Friday, September 13, 2019

Of Course, This Will NEVER Be Misused

h/t Bayou Renaissance Man

For what it is, it's great.

The key component is the GPS.

Getting back to the perpetual drone-bomb topic, how long before low-tech non-country players use this method to air-deliver 1-ton bomb loads right onto a target?

Unless you've pre-degraded GPS (which we almost never do, because of civil aviation), your first clue will be when Mohammed FedEx's you a 2000-pound nitrocellulose enema.

This thing is nothing but a cardboard box with wings and a simple brain.

Of course, no one will ever do that with something you could drop from a Cessna 15 miles away.

Let alone from airliners 40 miles away at 25k'.

As if.

And if you think one-ton blivets of drugs from the cartels that can be pinpoint-dropped to a waiting van far from the border aren't going to start being a thing, just like semi-submersible coke ships are, I've got a bridge for sale, cheap.

You'll also see them dropping resupply to groups way out in the Middle Of Nowhere, to facilitate human smuggling. You read it here first. (The solution to that is to build the frickin' wall, so they can't get here in group quantities.)

This is going to make air defense and interdiction quite a thing, going forward, at every level.

What goes around, comes around.

Technology doesn't have a side. It merely has applications.


thomas said...

That was exactly my first thought as well. Cheap ass cruise missile.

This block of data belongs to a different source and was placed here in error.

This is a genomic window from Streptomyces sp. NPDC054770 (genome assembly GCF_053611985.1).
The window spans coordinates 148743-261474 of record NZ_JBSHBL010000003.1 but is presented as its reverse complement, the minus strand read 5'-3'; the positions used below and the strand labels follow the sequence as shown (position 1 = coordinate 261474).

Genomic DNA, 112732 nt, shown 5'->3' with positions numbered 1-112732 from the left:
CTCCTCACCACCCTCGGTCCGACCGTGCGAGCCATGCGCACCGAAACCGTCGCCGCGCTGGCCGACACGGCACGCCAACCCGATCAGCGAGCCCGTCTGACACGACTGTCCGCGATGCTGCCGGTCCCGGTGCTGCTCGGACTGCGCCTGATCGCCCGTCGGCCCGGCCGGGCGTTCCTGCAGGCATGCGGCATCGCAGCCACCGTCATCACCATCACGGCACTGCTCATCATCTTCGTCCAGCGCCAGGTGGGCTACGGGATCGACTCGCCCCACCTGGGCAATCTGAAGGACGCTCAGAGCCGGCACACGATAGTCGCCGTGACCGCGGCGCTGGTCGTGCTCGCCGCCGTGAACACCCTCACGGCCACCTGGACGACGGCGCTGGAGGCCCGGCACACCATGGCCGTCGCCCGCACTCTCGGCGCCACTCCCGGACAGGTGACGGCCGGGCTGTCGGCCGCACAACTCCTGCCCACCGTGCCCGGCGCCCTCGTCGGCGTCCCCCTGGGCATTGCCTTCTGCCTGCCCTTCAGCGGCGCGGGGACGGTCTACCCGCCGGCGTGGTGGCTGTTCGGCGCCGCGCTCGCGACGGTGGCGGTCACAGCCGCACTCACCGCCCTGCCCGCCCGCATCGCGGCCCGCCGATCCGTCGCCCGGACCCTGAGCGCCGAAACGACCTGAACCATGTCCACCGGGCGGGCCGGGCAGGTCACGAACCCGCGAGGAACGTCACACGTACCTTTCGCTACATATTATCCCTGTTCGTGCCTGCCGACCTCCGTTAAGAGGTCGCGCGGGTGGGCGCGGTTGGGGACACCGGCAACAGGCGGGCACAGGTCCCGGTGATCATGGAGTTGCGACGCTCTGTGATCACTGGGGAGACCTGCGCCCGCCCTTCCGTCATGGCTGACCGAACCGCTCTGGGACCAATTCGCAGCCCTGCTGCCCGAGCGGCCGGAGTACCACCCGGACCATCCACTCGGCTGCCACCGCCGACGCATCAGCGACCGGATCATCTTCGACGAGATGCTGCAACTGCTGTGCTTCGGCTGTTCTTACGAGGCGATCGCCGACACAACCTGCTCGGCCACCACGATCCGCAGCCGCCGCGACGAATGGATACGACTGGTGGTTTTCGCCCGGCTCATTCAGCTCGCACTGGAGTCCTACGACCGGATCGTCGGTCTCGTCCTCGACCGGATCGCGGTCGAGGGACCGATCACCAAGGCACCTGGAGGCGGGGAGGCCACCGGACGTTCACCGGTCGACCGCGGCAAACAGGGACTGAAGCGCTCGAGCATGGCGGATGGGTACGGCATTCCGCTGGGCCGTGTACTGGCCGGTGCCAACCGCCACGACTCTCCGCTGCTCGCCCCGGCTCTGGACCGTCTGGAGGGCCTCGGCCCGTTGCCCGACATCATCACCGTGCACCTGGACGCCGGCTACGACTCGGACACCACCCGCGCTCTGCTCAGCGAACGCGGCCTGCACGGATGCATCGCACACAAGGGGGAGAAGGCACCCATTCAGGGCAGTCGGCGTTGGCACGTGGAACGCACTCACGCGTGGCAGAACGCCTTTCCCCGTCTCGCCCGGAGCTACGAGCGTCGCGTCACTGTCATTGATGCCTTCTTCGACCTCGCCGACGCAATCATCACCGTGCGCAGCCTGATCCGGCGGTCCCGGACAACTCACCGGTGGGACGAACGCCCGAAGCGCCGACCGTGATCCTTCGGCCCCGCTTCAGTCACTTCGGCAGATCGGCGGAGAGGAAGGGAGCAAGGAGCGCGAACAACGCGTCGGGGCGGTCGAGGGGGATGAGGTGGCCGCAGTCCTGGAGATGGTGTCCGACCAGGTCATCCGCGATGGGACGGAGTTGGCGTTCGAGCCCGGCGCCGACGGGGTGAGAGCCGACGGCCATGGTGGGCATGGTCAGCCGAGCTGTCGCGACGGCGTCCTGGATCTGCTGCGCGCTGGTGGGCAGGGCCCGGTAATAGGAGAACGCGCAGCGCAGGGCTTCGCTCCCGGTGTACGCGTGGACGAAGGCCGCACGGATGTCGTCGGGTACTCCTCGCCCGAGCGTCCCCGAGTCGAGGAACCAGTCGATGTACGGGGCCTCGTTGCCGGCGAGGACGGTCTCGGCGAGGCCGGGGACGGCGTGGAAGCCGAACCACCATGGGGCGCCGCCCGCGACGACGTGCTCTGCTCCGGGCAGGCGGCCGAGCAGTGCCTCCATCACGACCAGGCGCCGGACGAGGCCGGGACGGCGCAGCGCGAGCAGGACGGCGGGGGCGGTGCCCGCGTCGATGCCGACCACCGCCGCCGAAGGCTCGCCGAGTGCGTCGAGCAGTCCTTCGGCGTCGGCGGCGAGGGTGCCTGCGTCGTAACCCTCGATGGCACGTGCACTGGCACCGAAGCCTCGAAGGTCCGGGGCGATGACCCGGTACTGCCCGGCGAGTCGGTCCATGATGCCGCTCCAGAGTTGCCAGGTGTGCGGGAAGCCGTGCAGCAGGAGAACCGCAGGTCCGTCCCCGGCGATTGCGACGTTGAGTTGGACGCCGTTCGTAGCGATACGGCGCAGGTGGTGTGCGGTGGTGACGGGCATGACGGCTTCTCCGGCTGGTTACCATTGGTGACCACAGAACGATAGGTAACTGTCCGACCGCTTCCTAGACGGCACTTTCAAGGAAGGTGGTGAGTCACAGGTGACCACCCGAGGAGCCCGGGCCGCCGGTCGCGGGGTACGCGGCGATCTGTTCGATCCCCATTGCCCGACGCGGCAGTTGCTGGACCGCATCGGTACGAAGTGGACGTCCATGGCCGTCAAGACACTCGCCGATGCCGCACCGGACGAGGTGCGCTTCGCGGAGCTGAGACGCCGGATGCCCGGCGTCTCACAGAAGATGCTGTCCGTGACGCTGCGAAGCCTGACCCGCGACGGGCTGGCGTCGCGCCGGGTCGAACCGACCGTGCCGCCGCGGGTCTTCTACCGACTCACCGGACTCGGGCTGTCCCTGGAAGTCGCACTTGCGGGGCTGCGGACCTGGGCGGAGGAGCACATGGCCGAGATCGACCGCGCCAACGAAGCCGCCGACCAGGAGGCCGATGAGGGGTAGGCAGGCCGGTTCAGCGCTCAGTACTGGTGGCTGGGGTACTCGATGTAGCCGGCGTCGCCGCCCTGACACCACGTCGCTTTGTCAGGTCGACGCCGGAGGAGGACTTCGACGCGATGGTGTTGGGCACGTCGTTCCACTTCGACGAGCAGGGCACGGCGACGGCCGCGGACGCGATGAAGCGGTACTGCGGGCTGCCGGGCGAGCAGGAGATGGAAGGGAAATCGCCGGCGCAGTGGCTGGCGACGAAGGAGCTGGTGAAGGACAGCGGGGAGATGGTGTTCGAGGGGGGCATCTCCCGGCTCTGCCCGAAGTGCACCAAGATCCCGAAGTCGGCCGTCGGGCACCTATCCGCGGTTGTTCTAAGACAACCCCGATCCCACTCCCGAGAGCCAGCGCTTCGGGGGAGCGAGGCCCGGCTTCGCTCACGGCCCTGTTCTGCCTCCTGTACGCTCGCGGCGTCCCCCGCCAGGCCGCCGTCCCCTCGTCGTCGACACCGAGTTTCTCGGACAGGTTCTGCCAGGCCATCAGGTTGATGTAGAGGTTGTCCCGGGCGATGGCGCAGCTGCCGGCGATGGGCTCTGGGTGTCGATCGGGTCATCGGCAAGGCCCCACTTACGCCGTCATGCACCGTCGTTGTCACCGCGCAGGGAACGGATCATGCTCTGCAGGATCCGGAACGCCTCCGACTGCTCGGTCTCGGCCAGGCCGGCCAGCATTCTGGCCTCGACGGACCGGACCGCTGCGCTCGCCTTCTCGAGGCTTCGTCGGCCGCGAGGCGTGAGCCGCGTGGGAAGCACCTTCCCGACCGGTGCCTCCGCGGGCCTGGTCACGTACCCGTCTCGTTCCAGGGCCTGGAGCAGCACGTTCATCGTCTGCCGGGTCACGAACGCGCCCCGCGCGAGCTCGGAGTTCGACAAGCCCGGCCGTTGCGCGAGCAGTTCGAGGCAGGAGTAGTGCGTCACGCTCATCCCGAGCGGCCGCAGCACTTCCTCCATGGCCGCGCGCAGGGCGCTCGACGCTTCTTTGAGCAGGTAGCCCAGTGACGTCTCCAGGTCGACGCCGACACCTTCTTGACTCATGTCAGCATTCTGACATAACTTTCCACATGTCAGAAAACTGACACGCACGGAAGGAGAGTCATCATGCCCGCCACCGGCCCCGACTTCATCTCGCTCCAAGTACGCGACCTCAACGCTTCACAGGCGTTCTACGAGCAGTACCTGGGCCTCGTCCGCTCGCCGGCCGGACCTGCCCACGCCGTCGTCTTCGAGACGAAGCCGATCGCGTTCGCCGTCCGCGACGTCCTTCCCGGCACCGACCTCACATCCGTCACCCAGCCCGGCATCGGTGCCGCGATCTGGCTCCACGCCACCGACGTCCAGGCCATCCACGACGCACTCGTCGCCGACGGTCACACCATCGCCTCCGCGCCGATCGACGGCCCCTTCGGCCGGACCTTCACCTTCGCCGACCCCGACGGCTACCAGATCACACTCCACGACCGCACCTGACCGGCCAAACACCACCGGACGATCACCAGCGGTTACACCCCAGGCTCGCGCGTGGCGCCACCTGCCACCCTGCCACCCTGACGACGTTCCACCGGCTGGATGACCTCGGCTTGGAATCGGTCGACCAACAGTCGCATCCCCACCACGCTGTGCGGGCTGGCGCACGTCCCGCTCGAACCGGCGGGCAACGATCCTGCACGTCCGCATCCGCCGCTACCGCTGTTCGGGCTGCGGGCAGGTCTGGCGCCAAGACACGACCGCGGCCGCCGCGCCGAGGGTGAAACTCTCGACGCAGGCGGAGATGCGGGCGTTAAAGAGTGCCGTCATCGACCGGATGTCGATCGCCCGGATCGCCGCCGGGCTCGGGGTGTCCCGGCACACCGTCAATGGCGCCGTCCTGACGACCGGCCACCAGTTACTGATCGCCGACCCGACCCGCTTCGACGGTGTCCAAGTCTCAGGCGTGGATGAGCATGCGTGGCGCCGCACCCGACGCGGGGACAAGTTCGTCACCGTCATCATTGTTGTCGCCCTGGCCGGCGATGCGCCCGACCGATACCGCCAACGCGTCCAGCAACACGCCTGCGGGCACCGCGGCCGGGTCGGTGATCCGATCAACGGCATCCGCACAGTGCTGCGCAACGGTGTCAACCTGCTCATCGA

Beans said...

The Cartels are already using smaller drones to smuggle stuff into prisons.

And they are using ultralight aircraft to carry and drop drugs over the border.

This is just the logical combination of ultralight and hobby drones.

More and more, an active air-defense system along the border seems to be a sensible idea. Small missiles and autoguns on both mobile and fixed turrets. Splash anything that crosses the border. Anything. If it ain't legal, splash that target. We're at war on the border and we need to start acting like it.

Borepatch said...

Our world is filled with soft targets. It doesn't take any imagination to come up with a 4 figure death toll from these things. Remember, the first explosion is just to attract attention and first responders. The second and subsequent ones are the main event.

Anonymous said...

Drones will never be effective weapons. /sarc

Chuck said...

Didn't read the whole article when it came out, but I doubt it included the critical data: What's the glide ratio? Probably better than a brick but not as good as a Schleicher 19. (For comparison, a 747's unpowered GR is about 15:1, meaning 15 feet of lateral travel for each foot of altitude lost).

There's a lot of heavy math involved, specifically with lift/drag data, but modern sailplanes operate in the - very roughly - 70:1 area. Let's assume the slide rule team here has only bachelor's degrees in aeronautical engineering and not Phds, and can only achieve 25:1. With the release point at 15,000 feet that means a maximum impact radius of 71 miles; using Lower Manhattan of 9/11 fame, the radius extends from West Haven CT to the Allentown PA suburbs. And no, delivering 1-2K lbs of Semtex ain't the same as 200K tons of 767 but it's enough to get someone's attention. Pshaw, you say, pure fantasy, but there's a rather noticeable lack of AA on western bank of the East River or the eastern side of the Hudson. Or, for that matter, anywhere near the Washington Beltway. IIRC, Tom Clancy was the only one who pointed out the possibility of what wound up changing life in America forever.

71 miles from San Diego is almost Long Beach to the north and downtown Ensenada to the south. Ensenada, for the geographically challenged, happens to be in a country not known for setting records with its governmental or law enforcement excellence.